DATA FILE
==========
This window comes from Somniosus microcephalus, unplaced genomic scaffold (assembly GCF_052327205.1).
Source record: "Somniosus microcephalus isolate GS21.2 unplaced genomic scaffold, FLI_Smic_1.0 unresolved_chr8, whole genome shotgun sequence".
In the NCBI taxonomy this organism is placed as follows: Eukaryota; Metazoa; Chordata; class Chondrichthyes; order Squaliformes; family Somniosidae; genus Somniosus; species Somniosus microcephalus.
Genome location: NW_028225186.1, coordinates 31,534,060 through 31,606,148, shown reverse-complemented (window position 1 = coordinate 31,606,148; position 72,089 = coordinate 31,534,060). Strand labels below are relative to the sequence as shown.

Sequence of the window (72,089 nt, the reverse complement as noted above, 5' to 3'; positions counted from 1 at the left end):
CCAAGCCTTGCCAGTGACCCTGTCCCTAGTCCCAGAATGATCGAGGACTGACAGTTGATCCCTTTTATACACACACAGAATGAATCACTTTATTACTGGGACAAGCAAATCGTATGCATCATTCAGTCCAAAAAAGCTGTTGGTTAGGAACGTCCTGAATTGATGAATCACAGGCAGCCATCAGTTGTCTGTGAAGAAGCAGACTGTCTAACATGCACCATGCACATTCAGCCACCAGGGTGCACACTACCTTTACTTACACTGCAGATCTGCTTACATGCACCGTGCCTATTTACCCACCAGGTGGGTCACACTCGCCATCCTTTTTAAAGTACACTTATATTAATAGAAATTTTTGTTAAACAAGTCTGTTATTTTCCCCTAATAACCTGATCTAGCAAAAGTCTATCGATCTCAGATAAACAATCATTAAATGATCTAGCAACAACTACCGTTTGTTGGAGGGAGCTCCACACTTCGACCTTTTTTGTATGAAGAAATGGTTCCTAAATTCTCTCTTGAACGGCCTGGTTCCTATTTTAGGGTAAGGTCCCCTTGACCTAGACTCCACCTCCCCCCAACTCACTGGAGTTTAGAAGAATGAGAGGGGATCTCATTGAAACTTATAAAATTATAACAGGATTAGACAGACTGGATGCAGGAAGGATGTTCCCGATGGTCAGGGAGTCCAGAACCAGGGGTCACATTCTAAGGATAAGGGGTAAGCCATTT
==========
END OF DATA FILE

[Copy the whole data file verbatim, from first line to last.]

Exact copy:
This window comes from Somniosus microcephalus, unplaced genomic scaffold (assembly GCF_052327205.1).
Source record: "Somniosus microcephalus isolate GS21.2 unplaced genomic scaffold, FLI_Smic_1.0 unresolved_chr8, whole genome shotgun sequence".
In the NCBI taxonomy this organism is placed as follows: Eukaryota; Metazoa; Chordata; class Chondrichthyes; order Squaliformes; family Somniosidae; genus Somniosus; species Somniosus microcephalus.
Genome location: NW_028225186.1, coordinates 31,534,060 through 31,606,148, shown reverse-complemented (window position 1 = coordinate 31,606,148; position 72,089 = coordinate 31,534,060). Strand labels below are relative to the sequence as shown.

Sequence of the window (72,089 nt, the reverse complement as noted above, 5' to 3'; positions counted from 1 at the left end):
CCAAGCCTTGCCAGTGACCCTGTCCCTAGTCCCAGAATGATCGAGGACTGACAGTTGATCCCTTTTATACACACACAGAATGAATCACTTTATTACTGGGACAAGCAAATCGTATGCATCATTCAGTCCAAAAAAGCTGTTGGTTAGGAACGTCCTGAATTGATGAATCACAGGCAGCCATCAGTTGTCTGTGAAGAAGCAGACTGTCTAACATGCACCATGCACATTCAGCCACCAGGGTGCACACTACCTTTACTTACACTGCAGATCTGCTTACATGCACCGTGCCTATTTACCCACCAGGTGGGTCACACTCGCCATCCTTTTTAAAGTACACTTATATTAATAGAAATTTTTGTTAAACAAGTCTGTTATTTTCCCCTAATAACCTGATCTAGCAAAAGTCTATCGATCTCAGATAAACAATCATTAAATGATCTAGCAACAACTACCGTTTGTTGGAGGGAGCTCCACACTTCGACCTTTTTTGTATGAAGAAATGGTTCCTAAATTCTCTCTTGAACGGCCTGGTTCCTATTTTAGGGTAAGGTCCCCTTGACCTAGACTCCACCTCCCCCCAACTCACTGGAGTTTAGAAGAATGAGAGGGGATCTCATTGAAACTTATAAAATTATAACAGGATTAGACAGACTGGATGCAGGAAGGATGTTCCCGATGGTCAGGGAGTCCAGAACCAGGGGTCACATTCTAAGGATAAGGGGTAAGCCATTT